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I want to know if it is possible to achieve above. Apparently it is possible to load a library and invoke method of it using dlopen, dlsym methods in Linux. But it requires knowing the function prototype to cast the void * pointer to the respective type before invocation.

Assuming prototype metadata can be provided externally (using some descriptor file etc.)

Is there a way to accomplish this?

share|improve this question
This is not possible in general, I believe (though maybe some hack using varargs might work). Do you have a specific purpose in mind? – larsmans Apr 27 '13 at 14:36
C is not a Dynamic language like python or javascritp, you must know the prototype of your function – Gian Lorenzo Meocci Apr 27 '13 at 14:47
@larsmans In fact this is for some experimental code that I am trying to write for a RPC server like functionality where the parameters you get via a HTTP call would be used to invoke some function present in a library which can be loaded at runtime. – chamibuddhika Apr 27 '13 at 16:45
up vote 4 down vote accepted

It's possible for sure, but don't expect anything portable. For example, you may be able to use the infamous libffi library. Dummy example in pseudo-C:

// We make some kind of descriptor structure and possible return and argument types
enum c_type {

struct func_proto_desc {
    enum c_type ret_type;
    int n_args; // Reasonable convention: -1 for variadic
    c_type *arg_types;

// Imaginary function that parses textual metadata and returns a function descriptor
void parse_func_desc(const char *str, struct func_proto_desc *desc);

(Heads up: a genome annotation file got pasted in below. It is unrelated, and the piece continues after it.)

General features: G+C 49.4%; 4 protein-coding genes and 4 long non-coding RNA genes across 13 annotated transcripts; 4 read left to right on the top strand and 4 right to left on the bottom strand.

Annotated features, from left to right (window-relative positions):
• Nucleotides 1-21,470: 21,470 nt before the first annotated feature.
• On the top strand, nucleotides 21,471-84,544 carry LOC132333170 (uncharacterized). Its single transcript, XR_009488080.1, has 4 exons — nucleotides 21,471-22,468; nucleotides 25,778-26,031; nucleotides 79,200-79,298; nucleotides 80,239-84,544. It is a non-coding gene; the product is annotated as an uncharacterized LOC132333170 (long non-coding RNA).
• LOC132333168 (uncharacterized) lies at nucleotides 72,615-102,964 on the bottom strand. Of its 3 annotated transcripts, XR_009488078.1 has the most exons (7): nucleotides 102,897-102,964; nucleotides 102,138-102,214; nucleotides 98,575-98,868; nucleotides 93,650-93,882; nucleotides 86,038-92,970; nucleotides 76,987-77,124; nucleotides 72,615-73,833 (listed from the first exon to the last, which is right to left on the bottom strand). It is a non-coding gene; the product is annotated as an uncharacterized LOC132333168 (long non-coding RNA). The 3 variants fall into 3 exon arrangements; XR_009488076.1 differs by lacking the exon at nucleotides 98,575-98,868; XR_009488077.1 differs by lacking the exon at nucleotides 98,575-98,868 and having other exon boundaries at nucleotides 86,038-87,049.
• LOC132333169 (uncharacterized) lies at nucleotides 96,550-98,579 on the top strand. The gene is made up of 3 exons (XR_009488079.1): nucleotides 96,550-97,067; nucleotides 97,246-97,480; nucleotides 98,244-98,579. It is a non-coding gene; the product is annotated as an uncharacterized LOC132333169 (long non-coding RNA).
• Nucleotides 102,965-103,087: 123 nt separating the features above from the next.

// this is how to use it:
struct func_proto_desc fproto;
parse_func_desc("void (*)(int, float, const char *)", &fproto);

ffi_cif cif;
ffi_type *args[3];
void *vals[3];

int n = 42;
float f = 3.1415927;
const char *s = "Hello world!";

vals[0] = &n;
vals[1] = &f;
vals[2] = &s;

// Here you can set up the types according to the type description
// that the parser function returned
// (this one is an imaginary function too)
populate_ffi_types_from_desc(args, &fproto);

// Use libffi to call the function
ffi_prep_cif(&cif, FFI_DEFAULT_ABI, fproto->n_args, &ffi_type_void, args);
ffi_call(&cif, func_ptr, NULL, vals);

Something like this should get you started.

share|improve this answer
This seems feasible. Accepting this as the correct answer since I don't see any stumbling blocks with this approach. Will try this out and see. But just curious how this library achieves some thing which is not supported by the language it self. – chamibuddhika Apr 27 '13 at 17:08
@chamibuddhika It uses heavy and evil assembly hacking :) – user529758 Apr 27 '13 at 17:24

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